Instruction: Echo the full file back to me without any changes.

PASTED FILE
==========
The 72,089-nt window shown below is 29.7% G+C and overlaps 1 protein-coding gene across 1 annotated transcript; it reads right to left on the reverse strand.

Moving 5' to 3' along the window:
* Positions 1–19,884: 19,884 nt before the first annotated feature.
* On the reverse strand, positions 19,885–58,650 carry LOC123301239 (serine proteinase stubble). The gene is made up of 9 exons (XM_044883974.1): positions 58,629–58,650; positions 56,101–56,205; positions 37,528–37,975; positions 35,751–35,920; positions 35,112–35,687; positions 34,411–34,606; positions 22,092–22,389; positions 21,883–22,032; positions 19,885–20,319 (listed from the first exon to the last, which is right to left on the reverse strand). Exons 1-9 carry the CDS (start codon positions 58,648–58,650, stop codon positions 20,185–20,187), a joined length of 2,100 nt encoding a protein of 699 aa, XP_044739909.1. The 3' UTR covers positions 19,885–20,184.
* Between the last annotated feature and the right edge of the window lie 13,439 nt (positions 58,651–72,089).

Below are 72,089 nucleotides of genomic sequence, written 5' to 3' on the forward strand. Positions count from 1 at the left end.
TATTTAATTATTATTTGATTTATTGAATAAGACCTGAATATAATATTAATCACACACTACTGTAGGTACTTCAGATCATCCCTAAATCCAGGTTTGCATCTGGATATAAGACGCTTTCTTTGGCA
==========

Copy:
The 72,089-nt window shown below is 29.7% G+C and overlaps 1 protein-coding gene across 1 annotated transcript; it reads right to left on the reverse strand.

Moving 5' to 3' along the window:
* Positions 1–19,884: 19,884 nt before the first annotated feature.
* On the reverse strand, positions 19,885–58,650 carry LOC123301239 (serine proteinase stubble). The gene is made up of 9 exons (XM_044883974.1): positions 58,629–58,650; positions 56,101–56,205; positions 37,528–37,975; positions 35,751–35,920; positions 35,112–35,687; positions 34,411–34,606; positions 22,092–22,389; positions 21,883–22,032; positions 19,885–20,319 (listed from the first exon to the last, which is right to left on the reverse strand). Exons 1-9 carry the CDS (start codon positions 58,648–58,650, stop codon positions 20,185–20,187), a joined length of 2,100 nt encoding a protein of 699 aa, XP_044739909.1. The 3' UTR covers positions 19,885–20,184.
* Between the last annotated feature and the right edge of the window lie 13,439 nt (positions 58,651–72,089).

Below are 72,089 nucleotides of genomic sequence, written 5' to 3' on the forward strand. Positions count from 1 at the left end.
TATTTAATTATTATTTGATTTATTGAATAAGACCTGAATATAATATTAATCACACACTACTGTAGGTACTTCAGATCATCCCTAAATCCAGGTTTGCATCTGGATATAAGACGCTTTCTTTGGCA